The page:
Fast-paced walking is painful for the millions of people with peripheral artery disease (PAD). But new research shows that a slower, pain-free pace won’t cut it if improvement in mobility is the goal.
The study included more than 300 of the roughly 8.5 million Americans with PAD. It’s a condition in which plaque build-up in arteries slows the flow of blood to the legs.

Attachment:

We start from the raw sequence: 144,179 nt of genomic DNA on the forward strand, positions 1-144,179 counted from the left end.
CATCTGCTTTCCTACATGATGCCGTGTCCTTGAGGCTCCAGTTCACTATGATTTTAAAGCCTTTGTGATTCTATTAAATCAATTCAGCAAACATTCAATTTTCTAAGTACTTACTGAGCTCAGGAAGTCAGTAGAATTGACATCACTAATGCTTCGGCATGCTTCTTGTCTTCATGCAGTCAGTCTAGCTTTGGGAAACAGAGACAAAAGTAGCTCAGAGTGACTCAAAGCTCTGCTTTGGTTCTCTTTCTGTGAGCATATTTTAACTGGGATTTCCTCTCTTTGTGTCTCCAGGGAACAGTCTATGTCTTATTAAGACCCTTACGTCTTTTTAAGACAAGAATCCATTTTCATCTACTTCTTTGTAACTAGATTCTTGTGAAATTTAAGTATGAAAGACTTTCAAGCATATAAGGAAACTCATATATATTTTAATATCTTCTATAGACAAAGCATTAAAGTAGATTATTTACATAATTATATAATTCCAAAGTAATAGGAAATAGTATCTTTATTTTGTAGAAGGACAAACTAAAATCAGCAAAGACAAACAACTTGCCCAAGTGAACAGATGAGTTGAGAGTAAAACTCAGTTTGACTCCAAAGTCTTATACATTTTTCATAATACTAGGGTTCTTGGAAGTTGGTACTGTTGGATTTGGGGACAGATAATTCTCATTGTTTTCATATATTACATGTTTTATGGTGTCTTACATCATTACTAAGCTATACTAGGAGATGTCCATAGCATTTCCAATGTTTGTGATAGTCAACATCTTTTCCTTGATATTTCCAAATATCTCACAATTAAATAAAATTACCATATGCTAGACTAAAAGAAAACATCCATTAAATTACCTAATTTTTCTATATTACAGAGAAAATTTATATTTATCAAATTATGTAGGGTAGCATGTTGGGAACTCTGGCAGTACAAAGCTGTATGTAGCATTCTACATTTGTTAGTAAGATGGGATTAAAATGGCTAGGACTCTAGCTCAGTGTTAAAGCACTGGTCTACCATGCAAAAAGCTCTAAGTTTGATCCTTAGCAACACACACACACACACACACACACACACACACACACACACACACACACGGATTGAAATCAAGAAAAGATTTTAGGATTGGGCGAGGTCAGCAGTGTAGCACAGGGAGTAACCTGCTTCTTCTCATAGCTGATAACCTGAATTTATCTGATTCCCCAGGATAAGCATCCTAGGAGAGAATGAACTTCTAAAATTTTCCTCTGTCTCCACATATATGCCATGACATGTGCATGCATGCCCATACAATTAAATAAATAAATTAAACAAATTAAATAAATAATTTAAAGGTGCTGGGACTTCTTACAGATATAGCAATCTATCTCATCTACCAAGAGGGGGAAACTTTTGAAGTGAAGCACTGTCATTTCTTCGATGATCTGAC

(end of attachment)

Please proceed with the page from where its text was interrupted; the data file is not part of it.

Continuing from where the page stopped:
“People with PAD can typically walk only a couple of blocks before they have to stop and rest,” said study author Dr. Mary McDermott, a professor at Northwestern University Feinberg School of Medicine, in Chicago.
PAD makes walking difficult because narrowed arteries prevent delivery of oxygen to leg muscles during activity, she explained.